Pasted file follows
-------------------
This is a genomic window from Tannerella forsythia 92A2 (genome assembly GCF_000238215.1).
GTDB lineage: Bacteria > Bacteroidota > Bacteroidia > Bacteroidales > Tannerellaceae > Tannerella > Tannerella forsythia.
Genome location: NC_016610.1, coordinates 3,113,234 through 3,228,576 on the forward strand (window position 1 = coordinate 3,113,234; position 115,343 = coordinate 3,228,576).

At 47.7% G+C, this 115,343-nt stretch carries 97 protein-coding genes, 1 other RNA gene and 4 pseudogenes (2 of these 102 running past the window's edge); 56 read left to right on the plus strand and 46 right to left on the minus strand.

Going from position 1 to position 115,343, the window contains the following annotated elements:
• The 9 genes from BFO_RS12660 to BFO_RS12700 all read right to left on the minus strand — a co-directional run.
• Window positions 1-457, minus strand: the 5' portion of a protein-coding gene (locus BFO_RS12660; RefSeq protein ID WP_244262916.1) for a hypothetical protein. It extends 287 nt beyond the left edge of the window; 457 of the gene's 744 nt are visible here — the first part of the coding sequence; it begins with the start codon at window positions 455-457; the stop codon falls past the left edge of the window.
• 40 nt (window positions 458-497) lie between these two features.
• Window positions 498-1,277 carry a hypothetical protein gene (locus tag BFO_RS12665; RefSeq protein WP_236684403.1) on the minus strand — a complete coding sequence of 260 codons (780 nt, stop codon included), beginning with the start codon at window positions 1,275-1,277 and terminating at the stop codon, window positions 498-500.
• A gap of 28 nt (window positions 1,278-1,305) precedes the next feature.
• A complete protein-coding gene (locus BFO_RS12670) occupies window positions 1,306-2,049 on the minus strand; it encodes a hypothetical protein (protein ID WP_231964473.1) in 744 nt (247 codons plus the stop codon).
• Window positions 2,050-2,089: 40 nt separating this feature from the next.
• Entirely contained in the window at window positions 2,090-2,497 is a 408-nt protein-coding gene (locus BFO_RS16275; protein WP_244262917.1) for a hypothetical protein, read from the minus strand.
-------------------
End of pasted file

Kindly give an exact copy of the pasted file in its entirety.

This is a genomic window from Tannerella forsythia 92A2 (genome assembly GCF_000238215.1).
GTDB lineage: Bacteria > Bacteroidota > Bacteroidia > Bacteroidales > Tannerellaceae > Tannerella > Tannerella forsythia.
Genome location: NC_016610.1, coordinates 3,113,234 through 3,228,576 on the forward strand (window position 1 = coordinate 3,113,234; position 115,343 = coordinate 3,228,576).

At 47.7% G+C, this 115,343-nt stretch carries 97 protein-coding genes, 1 other RNA gene and 4 pseudogenes (2 of these 102 running past the window's edge); 56 read left to right on the plus strand and 46 right to left on the minus strand.

Going from position 1 to position 115,343, the window contains the following annotated elements:
• The 9 genes from BFO_RS12660 to BFO_RS12700 all read right to left on the minus strand — a co-directional run.
• Window positions 1-457, minus strand: the 5' portion of a protein-coding gene (locus BFO_RS12660; RefSeq protein ID WP_244262916.1) for a hypothetical protein. It extends 287 nt beyond the left edge of the window; 457 of the gene's 744 nt are visible here — the first part of the coding sequence; it begins with the start codon at window positions 455-457; the stop codon falls past the left edge of the window.
• 40 nt (window positions 458-497) lie between these two features.
• Window positions 498-1,277 carry a hypothetical protein gene (locus tag BFO_RS12665; RefSeq protein WP_236684403.1) on the minus strand — a complete coding sequence of 260 codons (780 nt, stop codon included), beginning with the start codon at window positions 1,275-1,277 and terminating at the stop codon, window positions 498-500.
• A gap of 28 nt (window positions 1,278-1,305) precedes the next feature.
• A complete protein-coding gene (locus BFO_RS12670) occupies window positions 1,306-2,049 on the minus strand; it encodes a hypothetical protein (protein ID WP_231964473.1) in 744 nt (247 codons plus the stop codon).
• Window positions 2,050-2,089: 40 nt separating this feature from the next.
• Entirely contained in the window at window positions 2,090-2,497 is a 408-nt protein-coding gene (locus BFO_RS16275; protein WP_244262917.1) for a hypothetical protein, read from the minus strand.